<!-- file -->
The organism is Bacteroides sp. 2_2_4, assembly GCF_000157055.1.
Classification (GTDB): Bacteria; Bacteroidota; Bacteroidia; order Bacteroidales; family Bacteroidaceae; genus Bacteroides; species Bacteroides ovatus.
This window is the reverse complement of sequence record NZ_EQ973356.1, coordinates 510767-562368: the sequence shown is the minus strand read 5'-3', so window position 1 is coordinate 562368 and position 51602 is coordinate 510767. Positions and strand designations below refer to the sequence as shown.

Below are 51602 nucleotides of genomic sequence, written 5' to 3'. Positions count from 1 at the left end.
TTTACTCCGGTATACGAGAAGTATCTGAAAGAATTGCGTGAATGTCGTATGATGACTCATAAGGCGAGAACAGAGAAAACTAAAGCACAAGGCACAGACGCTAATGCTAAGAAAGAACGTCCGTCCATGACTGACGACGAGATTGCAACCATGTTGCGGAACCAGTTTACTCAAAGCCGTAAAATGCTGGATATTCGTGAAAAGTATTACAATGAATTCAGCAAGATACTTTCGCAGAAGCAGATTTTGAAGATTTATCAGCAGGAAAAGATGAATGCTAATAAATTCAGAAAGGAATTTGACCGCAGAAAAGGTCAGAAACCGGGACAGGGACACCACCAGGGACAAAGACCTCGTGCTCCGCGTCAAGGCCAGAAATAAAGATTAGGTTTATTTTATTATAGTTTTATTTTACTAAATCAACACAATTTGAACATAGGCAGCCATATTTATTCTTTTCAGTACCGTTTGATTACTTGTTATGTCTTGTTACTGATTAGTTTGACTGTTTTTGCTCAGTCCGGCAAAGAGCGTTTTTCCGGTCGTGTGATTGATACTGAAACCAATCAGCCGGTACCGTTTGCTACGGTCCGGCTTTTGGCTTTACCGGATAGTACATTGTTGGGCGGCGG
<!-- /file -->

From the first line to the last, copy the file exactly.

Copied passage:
The organism is Bacteroides sp. 2_2_4, assembly GCF_000157055.1.
Classification (GTDB): Bacteria; Bacteroidota; Bacteroidia; order Bacteroidales; family Bacteroidaceae; genus Bacteroides; species Bacteroides ovatus.
This window is the reverse complement of sequence record NZ_EQ973356.1, coordinates 510767-562368: the sequence shown is the minus strand read 5'-3', so window position 1 is coordinate 562368 and position 51602 is coordinate 510767. Positions and strand designations below refer to the sequence as shown.

Below are 51602 nucleotides of genomic sequence, written 5' to 3'. Positions count from 1 at the left end.
TTTACTCCGGTATACGAGAAGTATCTGAAAGAATTGCGTGAATGTCGTATGATGACTCATAAGGCGAGAACAGAGAAAACTAAAGCACAAGGCACAGACGCTAATGCTAAGAAAGAACGTCCGTCCATGACTGACGACGAGATTGCAACCATGTTGCGGAACCAGTTTACTCAAAGCCGTAAAATGCTGGATATTCGTGAAAAGTATTACAATGAATTCAGCAAGATACTTTCGCAGAAGCAGATTTTGAAGATTTATCAGCAGGAAAAGATGAATGCTAATAAATTCAGAAAGGAATTTGACCGCAGAAAAGGTCAGAAACCGGGACAGGGACACCACCAGGGACAAAGACCTCGTGCTCCGCGTCAAGGCCAGAAATAAAGATTAGGTTTATTTTATTATAGTTTTATTTTACTAAATCAACACAATTTGAACATAGGCAGCCATATTTATTCTTTTCAGTACCGTTTGATTACTTGTTATGTCTTGTTACTGATTAGTTTGACTGTTTTTGCTCAGTCCGGCAAAGAGCGTTTTTCCGGTCGTGTGATTGATACTGAAACCAATCAGCCGGTACCGTTTGCTACGGTCCGGCTTTTGGCTTTACCGGATAGTACATTGTTGGGCGGCGG